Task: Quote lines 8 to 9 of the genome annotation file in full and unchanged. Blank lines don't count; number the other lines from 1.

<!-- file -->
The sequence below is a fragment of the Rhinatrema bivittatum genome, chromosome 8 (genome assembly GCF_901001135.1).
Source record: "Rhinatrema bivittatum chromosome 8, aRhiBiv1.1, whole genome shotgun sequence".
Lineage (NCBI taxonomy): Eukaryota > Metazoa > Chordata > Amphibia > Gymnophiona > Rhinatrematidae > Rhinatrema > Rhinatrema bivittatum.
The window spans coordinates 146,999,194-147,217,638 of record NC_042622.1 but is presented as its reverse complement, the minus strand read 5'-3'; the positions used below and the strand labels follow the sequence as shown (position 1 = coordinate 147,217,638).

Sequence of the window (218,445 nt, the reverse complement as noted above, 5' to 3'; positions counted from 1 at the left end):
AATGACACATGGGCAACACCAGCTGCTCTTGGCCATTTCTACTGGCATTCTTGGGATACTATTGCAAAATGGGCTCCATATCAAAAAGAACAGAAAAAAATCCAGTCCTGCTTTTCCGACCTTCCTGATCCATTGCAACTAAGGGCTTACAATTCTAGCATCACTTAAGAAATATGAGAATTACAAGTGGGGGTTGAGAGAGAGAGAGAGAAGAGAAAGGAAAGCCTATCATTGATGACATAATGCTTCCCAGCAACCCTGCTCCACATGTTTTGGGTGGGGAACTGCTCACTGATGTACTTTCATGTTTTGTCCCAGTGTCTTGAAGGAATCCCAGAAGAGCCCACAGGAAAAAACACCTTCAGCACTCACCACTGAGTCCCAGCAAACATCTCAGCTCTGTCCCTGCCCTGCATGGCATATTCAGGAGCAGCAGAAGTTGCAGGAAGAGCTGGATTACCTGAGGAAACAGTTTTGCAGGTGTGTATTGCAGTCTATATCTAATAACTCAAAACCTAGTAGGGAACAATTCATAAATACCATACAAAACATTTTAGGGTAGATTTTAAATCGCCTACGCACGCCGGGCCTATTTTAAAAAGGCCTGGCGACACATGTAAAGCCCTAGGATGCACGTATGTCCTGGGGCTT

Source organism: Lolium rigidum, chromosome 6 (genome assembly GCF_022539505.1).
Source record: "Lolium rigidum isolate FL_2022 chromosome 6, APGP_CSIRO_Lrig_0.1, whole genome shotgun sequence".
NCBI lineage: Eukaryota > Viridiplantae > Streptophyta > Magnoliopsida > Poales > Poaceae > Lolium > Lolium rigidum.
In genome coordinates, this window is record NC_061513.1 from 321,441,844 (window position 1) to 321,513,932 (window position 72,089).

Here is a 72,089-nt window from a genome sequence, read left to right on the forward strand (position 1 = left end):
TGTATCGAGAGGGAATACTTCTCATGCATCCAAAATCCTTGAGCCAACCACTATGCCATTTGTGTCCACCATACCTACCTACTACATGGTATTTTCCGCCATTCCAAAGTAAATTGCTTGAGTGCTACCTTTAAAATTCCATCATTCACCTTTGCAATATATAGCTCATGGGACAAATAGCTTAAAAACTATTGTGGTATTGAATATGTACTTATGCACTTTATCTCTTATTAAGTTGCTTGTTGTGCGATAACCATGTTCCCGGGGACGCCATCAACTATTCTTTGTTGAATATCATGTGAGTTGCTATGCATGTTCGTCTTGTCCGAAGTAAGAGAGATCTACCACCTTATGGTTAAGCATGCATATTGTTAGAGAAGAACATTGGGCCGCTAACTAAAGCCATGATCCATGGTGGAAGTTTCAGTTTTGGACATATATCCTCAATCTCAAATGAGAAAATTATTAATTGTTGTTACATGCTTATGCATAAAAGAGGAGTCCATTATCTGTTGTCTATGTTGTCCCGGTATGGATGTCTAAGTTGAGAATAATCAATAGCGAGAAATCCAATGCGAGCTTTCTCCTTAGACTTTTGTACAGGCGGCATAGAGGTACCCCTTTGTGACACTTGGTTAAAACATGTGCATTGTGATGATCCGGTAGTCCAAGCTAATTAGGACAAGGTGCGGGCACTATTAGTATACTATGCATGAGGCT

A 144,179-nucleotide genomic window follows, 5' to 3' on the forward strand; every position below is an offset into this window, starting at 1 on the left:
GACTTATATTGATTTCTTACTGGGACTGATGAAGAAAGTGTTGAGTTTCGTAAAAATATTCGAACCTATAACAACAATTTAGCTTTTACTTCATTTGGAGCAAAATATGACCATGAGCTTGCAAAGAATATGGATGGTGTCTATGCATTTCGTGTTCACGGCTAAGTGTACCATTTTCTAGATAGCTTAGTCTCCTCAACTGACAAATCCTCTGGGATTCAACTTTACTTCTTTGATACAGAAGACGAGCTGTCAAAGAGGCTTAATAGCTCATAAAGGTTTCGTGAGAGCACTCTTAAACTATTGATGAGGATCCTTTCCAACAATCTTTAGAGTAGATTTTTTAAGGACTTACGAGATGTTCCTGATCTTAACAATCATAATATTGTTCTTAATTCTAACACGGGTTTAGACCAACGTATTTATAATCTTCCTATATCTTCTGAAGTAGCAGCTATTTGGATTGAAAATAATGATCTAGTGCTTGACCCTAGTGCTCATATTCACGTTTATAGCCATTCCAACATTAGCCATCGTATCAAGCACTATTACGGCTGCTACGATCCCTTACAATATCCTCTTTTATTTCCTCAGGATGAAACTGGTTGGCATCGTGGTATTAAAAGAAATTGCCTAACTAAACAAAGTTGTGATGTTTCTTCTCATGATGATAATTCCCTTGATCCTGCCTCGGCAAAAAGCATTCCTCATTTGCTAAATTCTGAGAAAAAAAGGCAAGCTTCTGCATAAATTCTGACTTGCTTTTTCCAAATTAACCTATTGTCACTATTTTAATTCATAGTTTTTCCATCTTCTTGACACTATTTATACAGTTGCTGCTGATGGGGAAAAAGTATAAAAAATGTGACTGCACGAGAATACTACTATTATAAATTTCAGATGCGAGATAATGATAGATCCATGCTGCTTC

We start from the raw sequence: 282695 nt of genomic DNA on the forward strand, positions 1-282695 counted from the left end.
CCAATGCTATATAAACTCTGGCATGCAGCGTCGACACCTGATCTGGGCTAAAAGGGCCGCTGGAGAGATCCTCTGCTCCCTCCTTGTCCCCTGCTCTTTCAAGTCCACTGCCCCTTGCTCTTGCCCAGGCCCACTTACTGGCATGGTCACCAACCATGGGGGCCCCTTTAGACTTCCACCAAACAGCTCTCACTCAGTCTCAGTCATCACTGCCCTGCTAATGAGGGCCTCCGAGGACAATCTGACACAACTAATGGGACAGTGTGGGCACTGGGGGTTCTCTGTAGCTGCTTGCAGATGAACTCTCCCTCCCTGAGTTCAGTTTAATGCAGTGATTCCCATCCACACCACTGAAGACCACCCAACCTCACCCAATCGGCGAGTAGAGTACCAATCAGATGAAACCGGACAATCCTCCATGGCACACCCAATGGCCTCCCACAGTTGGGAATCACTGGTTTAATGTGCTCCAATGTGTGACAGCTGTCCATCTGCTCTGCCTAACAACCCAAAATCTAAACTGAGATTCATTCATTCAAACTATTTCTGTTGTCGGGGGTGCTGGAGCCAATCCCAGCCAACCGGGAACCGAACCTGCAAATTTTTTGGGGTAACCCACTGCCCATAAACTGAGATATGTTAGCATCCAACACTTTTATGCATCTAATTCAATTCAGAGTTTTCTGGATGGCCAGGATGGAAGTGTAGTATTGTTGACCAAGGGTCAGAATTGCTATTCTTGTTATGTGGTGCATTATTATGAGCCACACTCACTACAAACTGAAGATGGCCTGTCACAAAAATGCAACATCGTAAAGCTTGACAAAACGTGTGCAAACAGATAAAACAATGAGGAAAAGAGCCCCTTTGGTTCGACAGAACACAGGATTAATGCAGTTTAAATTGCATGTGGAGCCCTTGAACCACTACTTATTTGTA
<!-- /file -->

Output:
Source record: "Lolium rigidum isolate FL_2022 chromosome 6, APGP_CSIRO_Lrig_0.1, whole genome shotgun sequence".
NCBI lineage: Eukaryota > Viridiplantae > Streptophyta > Magnoliopsida > Poales > Poaceae > Lolium > Lolium rigidum.